Elm’s type system is sufficiently sophisticated that you’ll often want to make fine-grained distinctions between roughly similar types. In a recent project, for instance, we ended up with a separate type for a Mother and a Child.1 Now, a Mother is a little different than a Child. Most obviously, mothers have children, whereas (at least, in our data model) children do not. So, it was nice for them to be separate types. In fact, there were certain operations which could be done on a Mother but not a Child (and vice versa). So it was nice to be able to enforce that at the type level.

Yet, a Mother and a Child clearly have a lot in common as well. For this reason, it sometimes felt natural to write functions that could accept either. So, in those cases, it was a little awkward for them to be separate types. Something was needed to express a relationship between the two types.

What alternatives are available to do this sort of thing in Elm? Which did we end up choosing? For answers to these questions, and more, read on!

Our Data Model

Before proceeding further, here’s a little excerpt from our data model, to get us started. Of course, some of this would have been a little different had we chosen a different approach, so we’ll explore that as well. But this will give you a sense of the kind of data we were working with. (I’ve simplified things a bit, compared with the actual app).

    type Gender
        = Female
        | Male

    type alias Child =
        { name : String
        , avatarUrl : Maybe String
        , motherId : MotherId
        , birthDate : NominalDate
        , gender : Gender
        }

    type alias Mother =
        { name : String
        , avatarUrl : Maybe String
        , children : List ChildId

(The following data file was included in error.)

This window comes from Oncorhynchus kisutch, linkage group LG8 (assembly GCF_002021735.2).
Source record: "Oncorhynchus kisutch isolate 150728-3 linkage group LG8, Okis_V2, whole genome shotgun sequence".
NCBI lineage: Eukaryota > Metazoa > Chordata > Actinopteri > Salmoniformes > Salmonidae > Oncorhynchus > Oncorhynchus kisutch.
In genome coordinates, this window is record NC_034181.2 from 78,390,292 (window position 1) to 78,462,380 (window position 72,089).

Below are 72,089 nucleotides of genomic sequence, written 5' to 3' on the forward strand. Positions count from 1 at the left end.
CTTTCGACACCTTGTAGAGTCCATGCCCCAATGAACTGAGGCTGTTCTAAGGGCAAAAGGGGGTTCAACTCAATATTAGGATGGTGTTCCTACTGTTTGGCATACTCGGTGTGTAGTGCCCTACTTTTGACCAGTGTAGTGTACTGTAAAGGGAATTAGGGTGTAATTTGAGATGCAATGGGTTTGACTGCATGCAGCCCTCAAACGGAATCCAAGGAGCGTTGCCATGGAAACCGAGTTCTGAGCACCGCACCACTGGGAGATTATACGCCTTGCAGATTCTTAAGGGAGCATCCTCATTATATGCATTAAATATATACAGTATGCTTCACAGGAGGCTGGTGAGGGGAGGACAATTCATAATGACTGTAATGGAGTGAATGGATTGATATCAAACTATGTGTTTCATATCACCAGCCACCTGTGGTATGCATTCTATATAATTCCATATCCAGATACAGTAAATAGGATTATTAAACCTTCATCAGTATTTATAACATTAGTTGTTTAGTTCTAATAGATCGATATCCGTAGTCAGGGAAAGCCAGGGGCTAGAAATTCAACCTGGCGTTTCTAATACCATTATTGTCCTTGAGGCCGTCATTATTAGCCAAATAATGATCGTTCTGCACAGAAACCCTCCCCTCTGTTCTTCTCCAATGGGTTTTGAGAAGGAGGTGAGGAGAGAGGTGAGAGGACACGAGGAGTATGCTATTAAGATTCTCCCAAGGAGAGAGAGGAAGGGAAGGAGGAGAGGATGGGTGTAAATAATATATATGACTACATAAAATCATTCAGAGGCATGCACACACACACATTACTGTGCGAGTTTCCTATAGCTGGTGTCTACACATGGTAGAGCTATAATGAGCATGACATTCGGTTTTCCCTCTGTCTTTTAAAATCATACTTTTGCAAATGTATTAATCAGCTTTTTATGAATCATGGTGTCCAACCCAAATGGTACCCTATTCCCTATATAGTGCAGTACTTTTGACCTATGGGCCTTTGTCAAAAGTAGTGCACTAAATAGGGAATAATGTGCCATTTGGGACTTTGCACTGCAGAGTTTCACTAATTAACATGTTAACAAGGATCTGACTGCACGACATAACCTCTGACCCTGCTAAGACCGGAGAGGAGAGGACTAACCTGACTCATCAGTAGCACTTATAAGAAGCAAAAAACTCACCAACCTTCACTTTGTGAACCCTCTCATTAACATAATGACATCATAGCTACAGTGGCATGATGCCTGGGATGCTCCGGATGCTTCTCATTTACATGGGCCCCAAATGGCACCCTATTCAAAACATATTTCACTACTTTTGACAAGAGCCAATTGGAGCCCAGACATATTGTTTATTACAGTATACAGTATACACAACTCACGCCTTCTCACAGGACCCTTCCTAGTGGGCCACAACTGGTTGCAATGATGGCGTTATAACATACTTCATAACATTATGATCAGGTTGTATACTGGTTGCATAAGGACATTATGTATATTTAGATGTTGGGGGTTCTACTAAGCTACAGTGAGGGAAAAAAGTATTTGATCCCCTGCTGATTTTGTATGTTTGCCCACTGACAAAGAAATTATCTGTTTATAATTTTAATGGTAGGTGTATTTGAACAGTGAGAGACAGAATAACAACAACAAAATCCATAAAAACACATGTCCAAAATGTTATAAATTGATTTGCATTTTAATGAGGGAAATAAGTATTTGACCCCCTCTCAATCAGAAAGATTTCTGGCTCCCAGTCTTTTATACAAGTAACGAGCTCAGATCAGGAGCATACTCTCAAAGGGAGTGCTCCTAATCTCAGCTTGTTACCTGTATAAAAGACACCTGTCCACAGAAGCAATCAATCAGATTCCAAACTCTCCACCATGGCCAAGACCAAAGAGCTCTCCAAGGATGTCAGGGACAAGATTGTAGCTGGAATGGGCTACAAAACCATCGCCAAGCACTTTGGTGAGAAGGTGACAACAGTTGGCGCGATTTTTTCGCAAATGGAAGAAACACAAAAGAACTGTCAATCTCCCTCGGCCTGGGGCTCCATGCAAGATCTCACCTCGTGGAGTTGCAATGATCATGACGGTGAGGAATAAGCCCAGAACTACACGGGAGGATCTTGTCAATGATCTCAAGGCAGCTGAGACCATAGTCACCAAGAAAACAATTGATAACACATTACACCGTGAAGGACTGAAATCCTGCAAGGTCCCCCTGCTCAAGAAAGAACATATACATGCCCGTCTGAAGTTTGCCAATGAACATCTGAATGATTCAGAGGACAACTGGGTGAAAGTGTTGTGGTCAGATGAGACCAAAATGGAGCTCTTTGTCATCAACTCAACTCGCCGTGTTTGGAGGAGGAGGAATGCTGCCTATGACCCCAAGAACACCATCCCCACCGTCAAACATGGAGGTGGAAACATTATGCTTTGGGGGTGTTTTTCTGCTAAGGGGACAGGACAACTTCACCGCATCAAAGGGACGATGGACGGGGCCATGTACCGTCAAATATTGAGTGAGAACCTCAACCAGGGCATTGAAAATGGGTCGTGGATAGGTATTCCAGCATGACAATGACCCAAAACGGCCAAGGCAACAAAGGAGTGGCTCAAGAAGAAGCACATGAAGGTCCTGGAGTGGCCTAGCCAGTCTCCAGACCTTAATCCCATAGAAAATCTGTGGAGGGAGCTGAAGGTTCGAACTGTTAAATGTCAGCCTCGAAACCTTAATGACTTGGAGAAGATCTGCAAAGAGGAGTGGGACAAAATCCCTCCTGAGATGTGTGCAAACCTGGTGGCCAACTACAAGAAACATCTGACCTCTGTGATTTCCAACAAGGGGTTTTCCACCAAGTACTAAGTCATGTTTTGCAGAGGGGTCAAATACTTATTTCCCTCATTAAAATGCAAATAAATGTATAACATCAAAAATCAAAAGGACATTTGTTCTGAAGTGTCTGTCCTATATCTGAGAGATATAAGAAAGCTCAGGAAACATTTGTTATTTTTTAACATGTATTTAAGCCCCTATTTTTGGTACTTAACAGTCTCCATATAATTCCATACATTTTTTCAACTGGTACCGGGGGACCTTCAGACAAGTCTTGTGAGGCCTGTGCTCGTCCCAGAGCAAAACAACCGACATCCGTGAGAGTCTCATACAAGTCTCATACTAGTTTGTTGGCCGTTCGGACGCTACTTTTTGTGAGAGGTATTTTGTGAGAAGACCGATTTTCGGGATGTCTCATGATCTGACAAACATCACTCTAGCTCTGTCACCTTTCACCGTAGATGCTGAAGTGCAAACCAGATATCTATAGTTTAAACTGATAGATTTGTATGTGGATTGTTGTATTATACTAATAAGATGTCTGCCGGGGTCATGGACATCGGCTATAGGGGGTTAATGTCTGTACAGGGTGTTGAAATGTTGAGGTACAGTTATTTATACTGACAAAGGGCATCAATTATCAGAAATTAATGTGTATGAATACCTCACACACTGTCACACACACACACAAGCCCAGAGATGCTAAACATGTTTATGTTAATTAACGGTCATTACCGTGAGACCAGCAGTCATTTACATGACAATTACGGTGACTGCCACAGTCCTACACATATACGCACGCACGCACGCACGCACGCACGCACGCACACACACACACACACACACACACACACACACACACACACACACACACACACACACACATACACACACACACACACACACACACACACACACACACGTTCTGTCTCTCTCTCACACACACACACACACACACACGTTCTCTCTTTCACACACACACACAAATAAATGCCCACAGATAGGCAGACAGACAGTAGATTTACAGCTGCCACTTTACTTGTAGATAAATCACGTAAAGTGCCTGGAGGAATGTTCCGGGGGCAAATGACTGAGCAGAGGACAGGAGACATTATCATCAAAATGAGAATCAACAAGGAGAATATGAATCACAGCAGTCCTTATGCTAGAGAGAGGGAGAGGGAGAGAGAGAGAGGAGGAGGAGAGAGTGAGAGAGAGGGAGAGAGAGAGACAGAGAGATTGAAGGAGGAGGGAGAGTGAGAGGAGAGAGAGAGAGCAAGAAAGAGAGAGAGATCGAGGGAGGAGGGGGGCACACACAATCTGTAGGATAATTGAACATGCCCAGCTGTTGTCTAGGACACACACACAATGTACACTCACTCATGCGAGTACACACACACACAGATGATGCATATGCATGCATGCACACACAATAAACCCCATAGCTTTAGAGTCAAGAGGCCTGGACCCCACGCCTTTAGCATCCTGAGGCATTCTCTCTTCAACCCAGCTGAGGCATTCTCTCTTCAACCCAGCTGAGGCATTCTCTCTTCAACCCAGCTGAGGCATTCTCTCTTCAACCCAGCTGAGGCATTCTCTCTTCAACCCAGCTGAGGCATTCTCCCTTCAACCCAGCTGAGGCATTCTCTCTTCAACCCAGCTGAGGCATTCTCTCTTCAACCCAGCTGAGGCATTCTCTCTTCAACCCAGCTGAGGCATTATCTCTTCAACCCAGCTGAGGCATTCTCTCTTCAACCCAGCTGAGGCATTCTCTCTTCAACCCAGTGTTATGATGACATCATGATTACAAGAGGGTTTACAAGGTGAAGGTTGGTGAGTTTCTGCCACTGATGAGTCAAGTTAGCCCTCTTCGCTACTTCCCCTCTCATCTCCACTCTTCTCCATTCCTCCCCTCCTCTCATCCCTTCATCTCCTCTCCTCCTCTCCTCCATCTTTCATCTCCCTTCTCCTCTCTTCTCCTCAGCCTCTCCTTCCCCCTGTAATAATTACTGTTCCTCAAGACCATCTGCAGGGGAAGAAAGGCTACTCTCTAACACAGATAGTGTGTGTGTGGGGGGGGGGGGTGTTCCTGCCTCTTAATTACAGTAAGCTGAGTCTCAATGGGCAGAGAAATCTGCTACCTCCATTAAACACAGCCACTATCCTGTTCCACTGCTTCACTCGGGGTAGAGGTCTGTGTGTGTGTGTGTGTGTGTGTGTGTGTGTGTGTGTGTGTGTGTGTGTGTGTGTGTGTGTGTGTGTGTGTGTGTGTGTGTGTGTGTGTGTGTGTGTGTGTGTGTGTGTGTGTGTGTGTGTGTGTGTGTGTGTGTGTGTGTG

, birthDate : NominalDate
        }

    type MotherId =
        MotherId Int

    type ChildId =
        ChildId Int

You’ll notice that each Child has a reference not to a Mother, but to a MotherId. Similarly, each Mother has a list of ChildId, not a list of Child. The reasons we do things this way are a little subtle – perhaps they deserve a blog post of their own someday. (Amongst other things, it keeps the client data model closer to the data model on the backend, which makes JSON encoding and decoding simpler). However, it does mean that we need some kind of “container” type in order to get actual children and mothers. In our case, the relevant parts of that type looked something like this (again, I’ve simplified a little bit compared to the actual app):

    type alias Container =
        { mothers : EveryDict MotherId Mother
        , children : EveryDict ChildId Child
        , motherMeasurements : EveryDict MotherId MotherMeasurements
        , childMeasurements : EveryDict ChildId ChildMeasurements
        }

    type alias MotherMeasurements =
        { familyPlanningMethod : List FamilyPlanningMethod
        }

    type alias ChildMeasurements =
        { height : List Height
        , weight : List Weight
        , photo : List Photo
        }

Now, what are all these “measurements”? They were the main point of the app we were working on – we were collecting and displaying those measurements (and a few others I’ve omitted for the sake of simplicity).

Note that these measurements are themselves an example of related types. You could, for instance, say that ChildMeasurements is to Child as MotherMeasurements is to Mother. Furthermore, we needed another couple of related types to represent the various measurements at the data level (rather than just the type level)…something like:2

    type ChildActivity
        = TakePhoto
        | MeasureHeight
        | MeasureWeight

    type MotherActivity
        = RecordFamilyPlanningMethod